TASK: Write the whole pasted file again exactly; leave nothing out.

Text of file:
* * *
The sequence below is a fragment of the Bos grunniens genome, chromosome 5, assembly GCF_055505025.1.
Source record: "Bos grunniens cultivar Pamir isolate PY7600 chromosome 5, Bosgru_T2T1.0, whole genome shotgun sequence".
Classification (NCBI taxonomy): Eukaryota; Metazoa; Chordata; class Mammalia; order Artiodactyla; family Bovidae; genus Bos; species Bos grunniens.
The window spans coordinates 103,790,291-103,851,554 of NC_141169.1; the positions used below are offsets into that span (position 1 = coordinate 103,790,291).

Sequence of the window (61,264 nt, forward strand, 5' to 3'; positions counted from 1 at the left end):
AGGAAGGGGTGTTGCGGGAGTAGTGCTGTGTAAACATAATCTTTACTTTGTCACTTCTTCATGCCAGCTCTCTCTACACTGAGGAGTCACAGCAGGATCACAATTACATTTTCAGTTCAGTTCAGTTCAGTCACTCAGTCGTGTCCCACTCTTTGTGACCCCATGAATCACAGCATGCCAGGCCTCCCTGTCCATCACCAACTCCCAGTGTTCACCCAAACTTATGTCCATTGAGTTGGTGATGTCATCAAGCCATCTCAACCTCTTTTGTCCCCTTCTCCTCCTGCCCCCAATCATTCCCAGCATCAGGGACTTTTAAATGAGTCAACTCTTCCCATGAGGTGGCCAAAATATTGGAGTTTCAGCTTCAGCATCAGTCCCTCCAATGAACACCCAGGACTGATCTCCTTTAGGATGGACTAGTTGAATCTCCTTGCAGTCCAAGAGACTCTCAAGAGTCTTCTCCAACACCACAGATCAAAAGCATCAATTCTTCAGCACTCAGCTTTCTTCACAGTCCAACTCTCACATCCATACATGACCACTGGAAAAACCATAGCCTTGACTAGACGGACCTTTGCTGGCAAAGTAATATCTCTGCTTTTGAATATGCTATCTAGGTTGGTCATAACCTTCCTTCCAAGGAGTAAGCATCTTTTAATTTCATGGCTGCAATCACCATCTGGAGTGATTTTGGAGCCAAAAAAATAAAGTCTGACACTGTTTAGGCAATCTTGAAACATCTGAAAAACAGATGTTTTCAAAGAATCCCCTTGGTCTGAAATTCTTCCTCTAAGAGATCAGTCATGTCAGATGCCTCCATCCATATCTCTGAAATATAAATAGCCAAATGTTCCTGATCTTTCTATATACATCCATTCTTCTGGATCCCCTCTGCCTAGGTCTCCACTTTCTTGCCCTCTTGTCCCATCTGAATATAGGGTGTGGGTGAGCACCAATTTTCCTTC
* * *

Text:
The sequence below is a fragment of the Bos grunniens genome, chromosome 5, assembly GCF_055505025.1.
Source record: "Bos grunniens cultivar Pamir isolate PY7600 chromosome 5, Bosgru_T2T1.0, whole genome shotgun sequence".
Classification (NCBI taxonomy): Eukaryota; Metazoa; Chordata; class Mammalia; order Artiodactyla; family Bovidae; genus Bos; species Bos grunniens.
The window spans coordinates 103,790,291-103,851,554 of NC_141169.1; the positions used below are offsets into that span (position 1 = coordinate 103,790,291).

Sequence of the window (61,264 nt, forward strand, 5' to 3'; positions counted from 1 at the left end):
AGGAAGGGGTGTTGCGGGAGTAGTGCTGTGTAAACATAATCTTTACTTTGTCACTTCTTCATGCCAGCTCTCTCTACACTGAGGAGTCACAGCAGGATCACAATTACATTTTCAGTTCAGTTCAGTTCAGTCACTCAGTCGTGTCCCACTCTTTGTGACCCCATGAATCACAGCATGCCAGGCCTCCCTGTCCATCACCAACTCCCAGTGTTCACCCAAACTTATGTCCATTGAGTTGGTGATGTCATCAAGCCATCTCAACCTCTTTTGTCCCCTTCTCCTCCTGCCCCCAATCATTCCCAGCATCAGGGACTTTTAAATGAGTCAACTCTTCCCATGAGGTGGCCAAAATATTGGAGTTTCAGCTTCAGCATCAGTCCCTCCAATGAACACCCAGGACTGATCTCCTTTAGGATGGACTAGTTGAATCTCCTTGCAGTCCAAGAGACTCTCAAGAGTCTTCTCCAACACCACAGATCAAAAGCATCAATTCTTCAGCACTCAGCTTTCTTCACAGTCCAACTCTCACATCCATACATGACCACTGGAAAAACCATAGCCTTGACTAGACGGACCTTTGCTGGCAAAGTAATATCTCTGCTTTTGAATATGCTATCTAGGTTGGTCATAACCTTCCTTCCAAGGAGTAAGCATCTTTTAATTTCATGGCTGCAATCACCATCTGGAGTGATTTTGGAGCCAAAAAAATAAAGTCTGACACTGTTTAGGCAATCTTGAAACATCTGAAAAACAGATGTTTTCAAAGAATCCCCTTGGTCTGAAATTCTTCCTCTAAGAGATCAGTCATGTCAGATGCCTCCATCCATATCTCTGAAATATAAATAGCCAAATGTTCCTGATCTTTCTATATACATCCATTCTTCTGGATCCCCTCTGCCTAGGTCTCCACTTTCTTGCCCTCTTGTCCCATCTGAATATAGGGTGTGGGTGAGCACCAATTTTCCTTC